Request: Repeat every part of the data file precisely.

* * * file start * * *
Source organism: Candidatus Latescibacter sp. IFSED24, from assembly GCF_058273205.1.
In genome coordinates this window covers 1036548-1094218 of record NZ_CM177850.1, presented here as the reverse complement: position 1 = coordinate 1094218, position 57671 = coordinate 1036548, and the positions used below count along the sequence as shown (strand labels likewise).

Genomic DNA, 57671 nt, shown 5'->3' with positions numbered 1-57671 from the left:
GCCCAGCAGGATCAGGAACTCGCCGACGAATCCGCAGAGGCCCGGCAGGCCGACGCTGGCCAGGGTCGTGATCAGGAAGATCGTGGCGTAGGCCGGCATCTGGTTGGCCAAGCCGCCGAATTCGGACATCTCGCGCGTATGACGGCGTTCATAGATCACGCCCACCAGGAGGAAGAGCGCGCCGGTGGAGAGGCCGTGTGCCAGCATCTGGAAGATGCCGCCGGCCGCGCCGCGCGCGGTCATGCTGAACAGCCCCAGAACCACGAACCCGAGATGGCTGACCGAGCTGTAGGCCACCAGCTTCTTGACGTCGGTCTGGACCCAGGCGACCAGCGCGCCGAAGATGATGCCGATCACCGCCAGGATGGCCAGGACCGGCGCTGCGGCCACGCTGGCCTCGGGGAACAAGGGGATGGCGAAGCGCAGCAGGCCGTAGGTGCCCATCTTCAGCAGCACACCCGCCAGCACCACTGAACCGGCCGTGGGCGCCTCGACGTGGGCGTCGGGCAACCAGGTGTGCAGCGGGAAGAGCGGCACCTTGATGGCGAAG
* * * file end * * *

Source organism: Candidatus Latescibacter sp. IFSED24, from assembly GCF_058273205.1.
In genome coordinates this window covers 1036548-1094218 of record NZ_CM177850.1, presented here as the reverse complement: position 1 = coordinate 1094218, position 57671 = coordinate 1036548, and the positions used below count along the sequence as shown (strand labels likewise).

Genomic DNA, 57671 nt, shown 5'->3' with positions numbered 1-57671 from the left:
GCCCAGCAGGATCAGGAACTCGCCGACGAATCCGCAGAGGCCCGGCAGGCCGACGCTGGCCAGGGTCGTGATCAGGAAGATCGTGGCGTAGGCCGGCATCTGGTTGGCCAAGCCGCCGAATTCGGACATCTCGCGCGTATGACGGCGTTCATAGATCACGCCCACCAGGAGGAAGAGCGCGCCGGTGGAGAGGCCGTGTGCCAGCATCTGGAAGATGCCGCCGGCCGCGCCGCGCGCGGTCATGCTGAACAGCCCCAGAACCACGAACCCGAGATGGCTGACCGAGCTGTAGGCCACCAGCTTCTTGACGTCGGTCTGGACCCAGGCGACCAGCGCGCCGAAGATGATGCCGATCACCGCCAGGATGGCCAGGACCGGCGCTGCGGCCACGCTGGCCTCGGGGAACAAGGGGATGGCGAAGCGCAGCAGGCCGTAGGTGCCCATCTTCAGCAGCACACCCGCCAGCACCACTGAACCGGCCGTGGGCGCCTCGACGTGGGCGTCGGGCAACCAGGTGTGCAGCGGGAAGAGCGGCACCTTGATGGCGAAG